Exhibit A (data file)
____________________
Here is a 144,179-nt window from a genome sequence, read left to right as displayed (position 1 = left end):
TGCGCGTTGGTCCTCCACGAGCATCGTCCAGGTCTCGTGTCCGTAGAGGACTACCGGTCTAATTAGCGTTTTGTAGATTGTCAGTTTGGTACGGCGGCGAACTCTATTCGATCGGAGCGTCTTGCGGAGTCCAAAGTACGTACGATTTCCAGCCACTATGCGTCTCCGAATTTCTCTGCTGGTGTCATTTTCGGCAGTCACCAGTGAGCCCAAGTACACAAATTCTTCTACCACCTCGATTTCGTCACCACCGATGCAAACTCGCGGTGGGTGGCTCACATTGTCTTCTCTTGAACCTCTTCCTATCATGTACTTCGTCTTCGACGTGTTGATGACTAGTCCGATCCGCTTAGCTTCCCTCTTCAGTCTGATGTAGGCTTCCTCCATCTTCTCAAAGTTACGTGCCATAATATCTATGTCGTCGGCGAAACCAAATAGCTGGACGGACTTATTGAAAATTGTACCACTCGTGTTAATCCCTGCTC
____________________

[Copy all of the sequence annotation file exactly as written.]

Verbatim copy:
Here is a 144,179-nt window from a genome sequence, read left to right as displayed (position 1 = left end):
TGCGCGTTGGTCCTCCACGAGCATCGTCCAGGTCTCGTGTCCGTAGAGGACTACCGGTCTAATTAGCGTTTTGTAGATTGTCAGTTTGGTACGGCGGCGAACTCTATTCGATCGGAGCGTCTTGCGGAGTCCAAAGTACGTACGATTTCCAGCCACTATGCGTCTCCGAATTTCTCTGCTGGTGTCATTTTCGGCAGTCACCAGTGAGCCCAAGTACACAAATTCTTCTACCACCTCGATTTCGTCACCACCGATGCAAACTCGCGGTGGGTGGCTCACATTGTCTTCTCTTGAACCTCTTCCTATCATGTACTTCGTCTTCGACGTGTTGATGACTAGTCCGATCCGCTTAGCTTCCCTCTTCAGTCTGATGTAGGCTTCCTCCATCTTCTCAAAGTTACGTGCCATAATATCTATGTCGTCGGCGAAACCAAATAGCTGGACGGACTTATTGAAAATTGTACCACTCGTGTTAATCCCTGCTC